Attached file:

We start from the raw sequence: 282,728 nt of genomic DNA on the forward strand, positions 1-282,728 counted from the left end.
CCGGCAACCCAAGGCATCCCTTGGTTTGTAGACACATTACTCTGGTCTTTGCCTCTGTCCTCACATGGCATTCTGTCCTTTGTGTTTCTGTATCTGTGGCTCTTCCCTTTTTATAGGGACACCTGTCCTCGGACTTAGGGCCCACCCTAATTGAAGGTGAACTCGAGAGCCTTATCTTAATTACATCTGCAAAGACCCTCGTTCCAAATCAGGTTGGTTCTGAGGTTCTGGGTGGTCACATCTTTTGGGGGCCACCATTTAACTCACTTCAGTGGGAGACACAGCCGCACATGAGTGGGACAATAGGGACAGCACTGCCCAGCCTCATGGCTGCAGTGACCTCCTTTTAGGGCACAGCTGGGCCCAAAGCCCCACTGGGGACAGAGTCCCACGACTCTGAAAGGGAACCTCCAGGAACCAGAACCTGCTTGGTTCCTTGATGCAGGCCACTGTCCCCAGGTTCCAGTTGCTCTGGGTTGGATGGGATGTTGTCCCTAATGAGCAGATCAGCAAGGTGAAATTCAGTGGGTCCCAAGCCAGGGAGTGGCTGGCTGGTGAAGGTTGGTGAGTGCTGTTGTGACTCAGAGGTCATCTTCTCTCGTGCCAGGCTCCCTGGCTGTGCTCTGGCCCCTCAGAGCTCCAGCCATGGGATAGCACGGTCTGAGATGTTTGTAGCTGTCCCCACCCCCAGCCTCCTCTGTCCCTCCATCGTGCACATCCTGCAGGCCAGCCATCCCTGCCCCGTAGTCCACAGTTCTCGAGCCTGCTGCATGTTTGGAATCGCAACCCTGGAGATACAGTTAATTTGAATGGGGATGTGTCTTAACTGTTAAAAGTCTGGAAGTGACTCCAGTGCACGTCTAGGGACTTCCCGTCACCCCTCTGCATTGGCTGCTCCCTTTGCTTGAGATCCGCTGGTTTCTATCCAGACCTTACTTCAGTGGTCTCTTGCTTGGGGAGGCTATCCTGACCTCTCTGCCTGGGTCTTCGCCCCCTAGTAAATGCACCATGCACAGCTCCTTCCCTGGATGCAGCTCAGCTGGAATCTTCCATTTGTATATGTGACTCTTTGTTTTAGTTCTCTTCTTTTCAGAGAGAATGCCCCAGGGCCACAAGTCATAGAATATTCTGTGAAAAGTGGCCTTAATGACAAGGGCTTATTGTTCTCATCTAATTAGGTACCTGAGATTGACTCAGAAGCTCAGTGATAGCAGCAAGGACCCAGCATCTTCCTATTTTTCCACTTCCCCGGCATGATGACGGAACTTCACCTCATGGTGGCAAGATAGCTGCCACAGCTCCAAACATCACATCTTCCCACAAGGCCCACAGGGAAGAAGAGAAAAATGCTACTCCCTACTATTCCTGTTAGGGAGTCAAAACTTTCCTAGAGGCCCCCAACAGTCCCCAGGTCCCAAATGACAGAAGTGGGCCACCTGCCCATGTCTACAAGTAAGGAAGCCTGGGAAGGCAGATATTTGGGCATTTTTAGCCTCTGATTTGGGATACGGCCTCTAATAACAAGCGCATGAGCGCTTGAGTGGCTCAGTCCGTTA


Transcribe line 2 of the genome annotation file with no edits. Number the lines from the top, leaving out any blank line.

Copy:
CCGGCAACCCAAGGCATCCCTTGGTTTGTAGACACATTACTCTGGTCTTTGCCTCTGTCCTCACATGGCATTCTGTCCTTTGTGTTTCTGTATCTGTGGCTCTTCCCTTTTTATAGGGACACCTGTCCTCGGACTTAGGGCCCACCCTAATTGAAGGTGAACTCGAGAGCCTTATCTTAATTACATCTGCAAAGACCCTCGTTCCAAATCAGGTTGGTTCTGAGGTTCTGGGTGGTCACATCTTTTGGGGGCCACCATTTAACTCACTTCAGTGGGAGACACAGCCGCACATGAGTGGGACAATAGGGACAGCACTGCCCAGCCTCATGGCTGCAGTGACCTCCTTTTAGGGCACAGCTGGGCCCAAAGCCCCACTGGGGACAGAGTCCCACGACTCTGAAAGGGAACCTCCAGGAACCAGAACCTGCTTGGTTCCTTGATGCAGGCCACTGTCCCCAGGTTCCAGTTGCTCTGGGTTGGATGGGATGTTGTCCCTAATGAGCAGATCAGCAAGGTGAAATTCAGTGGGTCCCAAGCCAGGGAGTGGCTGGCTGGTGAAGGTTGGTGAGTGCTGTTGTGACTCAGAGGTCATCTTCTCTCGTGCCAGGCTCCCTGGCTGTGCTCTGGCCCCTCAGAGCTCCAGCCATGGGATAGCACGGTCTGAGATGTTTGTAGCTGTCCCCACCCCCAGCCTCCTCTGTCCCTCCATCGTGCACATCCTGCAGGCCAGCCATCCCTGCCCCGTAGTCCACAGTTCTCGAGCCTGCTGCATGTTTGGAATCGCAACCCTGGAGATACAGTTAATTTGAATGGGGATGTGTCTTAACTGTTAAAAGTCTGGAAGTGACTCCAGTGCACGTCTAGGGACTTCCCGTCACCCCTCTGCATTGGCTGCTCCCTTTGCTTGAGATCCGCTGGTTTCTATCCAGACCTTACTTCAGTGGTCTCTTGCTTGGGGAGGCTATCCTGACCTCTCTGCCTGGGTCTTCGCCCCCTAGTAAATGCACCATGCACAGCTCCTTCCCTGGATGCAGCTCAGCTGGAATCTTCCATTTGTATATGTGACTCTTTGTTTTAGTTCTCTTCTTTTCAGAGAGAATGCCCCAGGGCCACAAGTCATAGAATATTCTGTGAAAAGTGGCCTTAATGACAAGGGCTTATTGTTCTCATCTAATTAGGTACCTGAGATTGACTCAGAAGCTCAGTGATAGCAGCAAGGACCCAGCATCTTCCTATTTTTCCACTTCCCCGGCATGATGACGGAACTTCACCTCATGGTGGCAAGATAGCTGCCACAGCTCCAAACATCACATCTTCCCACAAGGCCCACAGGGAAGAAGAGAAAAATGCTACTCCCTACTATTCCTGTTAGGGAGTCAAAACTTTCCTAGAGGCCCCCAACAGTCCCCAGGTCCCAAATGACAGAAGTGGGCCACCTGCCCATGTCTACAAGTAAGGAAGCCTGGGAAGGCAGATATTTGGGCATTTTTAGCCTCTGATTTGGGATACGGCCTCTAATAACAAGCGCATGAGCGCTTGAGTGGCTCAGTCCGTTA